09 April 2007

Student Experiment

I used my freshmen writing students as guinea pigs tonight. Or rather, as indicators to the hunch I had that some of the technology that is mentioned over and over again among librarians and other adult geeks (and I use that term most affectionately) is not really what students are all about.

So I asked them.
"How many of you use Delicious?" No hands.

"How many of you use Flickr?" No hands

"How many of you use Digg?" Two hands.

"How many of you use MySpace?" A few hands.

"How many of you use Facebook?" All hands.

"How many of you blog?"
"What's a blog?"
"Are you kidding?" I was glad this last line was iterated by a student rather than my expressing my surprise.

19 intelligent, thoughtful, interested first years at a school priding itself on technology and half of them didn't know what a blog was.

I did ask them what they thought about adults being on Facebook and MySpace. The results also affirmed my assumption: students want to use these sites as "their" space. They aren't interested in my becoming their "friend" in these sites and they openly admitted that they don't want me to know or see all the things that are in their Facebooks.

"Do you realize though," I asked, "that just because you don't want me to see it doesn't mean that I can't? Do you realize how open your 'private' space actually is?" They did realize this and that wasn't going to stop them. But they certainly made it clear to me that if I signed up tomorrow, whether as their instructor, their librarian, or even as a 'friend' that they couldn't say they would connect to me. I am after all, old. Not even thirty but old.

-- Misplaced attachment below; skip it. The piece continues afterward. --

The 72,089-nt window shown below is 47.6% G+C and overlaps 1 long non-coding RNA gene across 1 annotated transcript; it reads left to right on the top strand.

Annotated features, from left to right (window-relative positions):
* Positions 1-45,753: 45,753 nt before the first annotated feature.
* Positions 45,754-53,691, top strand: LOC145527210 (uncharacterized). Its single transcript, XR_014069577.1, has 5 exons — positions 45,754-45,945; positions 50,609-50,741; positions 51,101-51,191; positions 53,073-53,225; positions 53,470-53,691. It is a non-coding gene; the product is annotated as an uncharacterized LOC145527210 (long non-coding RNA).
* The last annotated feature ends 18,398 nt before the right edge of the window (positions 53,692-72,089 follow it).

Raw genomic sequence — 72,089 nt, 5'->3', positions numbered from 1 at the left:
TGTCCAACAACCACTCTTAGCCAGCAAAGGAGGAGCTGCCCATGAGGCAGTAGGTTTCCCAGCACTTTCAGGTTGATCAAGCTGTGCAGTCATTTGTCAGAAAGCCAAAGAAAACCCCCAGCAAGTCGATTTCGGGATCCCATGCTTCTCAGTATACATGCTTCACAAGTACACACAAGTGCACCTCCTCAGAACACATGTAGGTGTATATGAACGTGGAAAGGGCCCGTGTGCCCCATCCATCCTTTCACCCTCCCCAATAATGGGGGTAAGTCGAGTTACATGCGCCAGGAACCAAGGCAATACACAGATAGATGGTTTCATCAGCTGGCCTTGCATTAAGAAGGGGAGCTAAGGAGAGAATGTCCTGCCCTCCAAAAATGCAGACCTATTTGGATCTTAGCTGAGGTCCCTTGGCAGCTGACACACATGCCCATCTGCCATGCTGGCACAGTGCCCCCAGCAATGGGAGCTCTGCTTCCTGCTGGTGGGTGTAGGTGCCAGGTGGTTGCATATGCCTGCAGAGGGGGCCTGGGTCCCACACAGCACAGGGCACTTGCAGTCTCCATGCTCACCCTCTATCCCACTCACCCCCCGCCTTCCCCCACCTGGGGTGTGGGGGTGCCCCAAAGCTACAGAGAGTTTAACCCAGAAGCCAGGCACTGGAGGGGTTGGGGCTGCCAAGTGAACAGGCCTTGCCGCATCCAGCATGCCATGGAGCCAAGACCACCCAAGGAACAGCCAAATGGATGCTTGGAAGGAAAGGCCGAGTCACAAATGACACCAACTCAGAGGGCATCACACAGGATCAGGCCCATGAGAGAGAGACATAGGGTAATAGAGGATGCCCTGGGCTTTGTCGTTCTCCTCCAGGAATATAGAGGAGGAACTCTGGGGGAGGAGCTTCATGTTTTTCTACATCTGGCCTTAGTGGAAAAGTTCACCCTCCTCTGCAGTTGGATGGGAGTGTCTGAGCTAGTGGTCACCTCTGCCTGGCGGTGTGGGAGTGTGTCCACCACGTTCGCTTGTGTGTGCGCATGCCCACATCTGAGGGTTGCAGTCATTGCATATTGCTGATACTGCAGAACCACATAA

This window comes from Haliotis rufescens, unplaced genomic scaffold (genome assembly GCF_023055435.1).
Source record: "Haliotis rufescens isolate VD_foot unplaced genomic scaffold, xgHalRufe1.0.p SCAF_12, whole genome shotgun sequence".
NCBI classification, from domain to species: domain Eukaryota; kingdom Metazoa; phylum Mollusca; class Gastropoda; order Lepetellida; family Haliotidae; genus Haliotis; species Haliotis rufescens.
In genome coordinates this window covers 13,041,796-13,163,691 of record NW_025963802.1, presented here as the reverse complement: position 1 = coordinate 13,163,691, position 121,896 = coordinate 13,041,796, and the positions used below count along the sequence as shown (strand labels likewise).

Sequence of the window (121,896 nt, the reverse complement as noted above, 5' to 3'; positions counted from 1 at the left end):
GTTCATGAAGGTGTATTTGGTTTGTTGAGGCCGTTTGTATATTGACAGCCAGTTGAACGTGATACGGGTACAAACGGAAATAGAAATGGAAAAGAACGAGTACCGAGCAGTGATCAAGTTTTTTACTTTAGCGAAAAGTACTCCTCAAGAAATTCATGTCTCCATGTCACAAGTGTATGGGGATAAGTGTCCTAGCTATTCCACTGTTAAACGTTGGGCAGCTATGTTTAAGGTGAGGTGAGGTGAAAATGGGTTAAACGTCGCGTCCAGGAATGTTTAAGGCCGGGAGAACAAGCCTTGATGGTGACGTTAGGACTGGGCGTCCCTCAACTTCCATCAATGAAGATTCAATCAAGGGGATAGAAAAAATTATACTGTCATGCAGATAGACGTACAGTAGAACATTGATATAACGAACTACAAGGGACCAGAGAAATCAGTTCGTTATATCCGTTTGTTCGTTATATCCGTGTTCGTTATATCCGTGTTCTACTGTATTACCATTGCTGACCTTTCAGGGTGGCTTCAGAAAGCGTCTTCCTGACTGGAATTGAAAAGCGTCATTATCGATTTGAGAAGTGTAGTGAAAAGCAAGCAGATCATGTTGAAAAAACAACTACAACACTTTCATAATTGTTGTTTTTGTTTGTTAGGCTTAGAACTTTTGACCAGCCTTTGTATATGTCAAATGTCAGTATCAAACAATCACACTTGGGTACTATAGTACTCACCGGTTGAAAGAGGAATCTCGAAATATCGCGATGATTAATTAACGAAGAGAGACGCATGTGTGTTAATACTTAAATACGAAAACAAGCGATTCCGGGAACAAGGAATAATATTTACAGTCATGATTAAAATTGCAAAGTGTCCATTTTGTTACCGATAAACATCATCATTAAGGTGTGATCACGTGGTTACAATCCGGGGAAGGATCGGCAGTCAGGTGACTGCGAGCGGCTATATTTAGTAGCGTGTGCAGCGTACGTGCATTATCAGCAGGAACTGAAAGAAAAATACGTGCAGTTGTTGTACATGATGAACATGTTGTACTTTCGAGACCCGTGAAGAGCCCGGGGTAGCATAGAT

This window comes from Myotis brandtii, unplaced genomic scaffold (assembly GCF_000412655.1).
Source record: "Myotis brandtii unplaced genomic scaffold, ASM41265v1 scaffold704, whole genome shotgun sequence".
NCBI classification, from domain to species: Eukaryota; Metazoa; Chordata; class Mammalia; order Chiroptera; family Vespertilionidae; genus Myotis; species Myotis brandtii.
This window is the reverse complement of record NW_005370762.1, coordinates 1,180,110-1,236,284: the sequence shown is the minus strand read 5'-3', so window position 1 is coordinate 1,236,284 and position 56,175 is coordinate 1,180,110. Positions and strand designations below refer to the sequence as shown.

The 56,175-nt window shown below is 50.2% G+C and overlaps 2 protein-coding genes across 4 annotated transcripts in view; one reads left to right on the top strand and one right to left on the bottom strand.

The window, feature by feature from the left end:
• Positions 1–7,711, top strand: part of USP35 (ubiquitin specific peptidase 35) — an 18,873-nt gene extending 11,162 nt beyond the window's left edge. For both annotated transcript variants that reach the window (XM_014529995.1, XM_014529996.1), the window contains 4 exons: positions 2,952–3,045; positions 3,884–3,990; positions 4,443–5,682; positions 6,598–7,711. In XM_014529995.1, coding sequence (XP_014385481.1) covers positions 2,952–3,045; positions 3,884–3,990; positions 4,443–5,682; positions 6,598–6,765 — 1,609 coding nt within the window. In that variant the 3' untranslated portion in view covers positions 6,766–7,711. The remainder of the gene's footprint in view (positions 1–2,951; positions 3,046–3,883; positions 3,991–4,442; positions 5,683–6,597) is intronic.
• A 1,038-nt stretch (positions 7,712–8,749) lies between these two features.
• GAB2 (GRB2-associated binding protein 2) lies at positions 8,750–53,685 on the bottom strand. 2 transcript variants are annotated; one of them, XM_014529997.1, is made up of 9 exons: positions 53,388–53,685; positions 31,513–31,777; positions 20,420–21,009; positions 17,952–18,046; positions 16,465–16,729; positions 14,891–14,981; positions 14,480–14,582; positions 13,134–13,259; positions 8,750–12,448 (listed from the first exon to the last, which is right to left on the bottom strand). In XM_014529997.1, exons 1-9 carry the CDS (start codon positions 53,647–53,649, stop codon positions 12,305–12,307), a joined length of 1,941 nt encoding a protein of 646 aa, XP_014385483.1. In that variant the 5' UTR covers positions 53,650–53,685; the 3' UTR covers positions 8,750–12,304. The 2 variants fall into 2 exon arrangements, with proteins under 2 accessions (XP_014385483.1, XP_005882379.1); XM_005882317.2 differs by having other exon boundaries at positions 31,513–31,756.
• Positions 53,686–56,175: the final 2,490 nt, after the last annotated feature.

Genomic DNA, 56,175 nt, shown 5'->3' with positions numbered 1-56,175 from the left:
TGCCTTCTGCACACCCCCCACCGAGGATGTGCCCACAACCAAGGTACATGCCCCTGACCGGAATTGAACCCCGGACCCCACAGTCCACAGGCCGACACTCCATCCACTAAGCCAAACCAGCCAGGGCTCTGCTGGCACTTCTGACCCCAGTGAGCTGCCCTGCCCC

Fascinating class. Fasctinating results, especially given all the thought I, and many other librarians, have been putting into our incorporation of these technologies into library 2.0. To me it just emphasizes the need to understand each of these technologies and express why they would be a powerful tool in the library or educational context. Just because it's hot doesn't mean that the application is either a) appropriate for our needs, or b) as appealing to students as we wish it were.

Next class I plan on asking them how many went looking for one of these technologies after I mentioned them.

Exploring New Technology 1: Delicious?

So what's all this hub-bub about del.icio.us? After hearing so much about it, I decided I would be the killer librarian that I am and get out there to see what it is and what I think of it, at least on the surface.

The first thing I LOVED about it, and I think should be required reading for all newly initiated Web 2.0 users, was a clear, interesting, and funny description of tags. I appreciated their admission that it might not seem intuitive at first. That certainly was my take: what should I say? What is the "right" thing to say? Especially as a librarian, and a cataloger to part, how can I just describe sites how ever I want? Is there no order to the universe? I quake in my chair just thinking about it.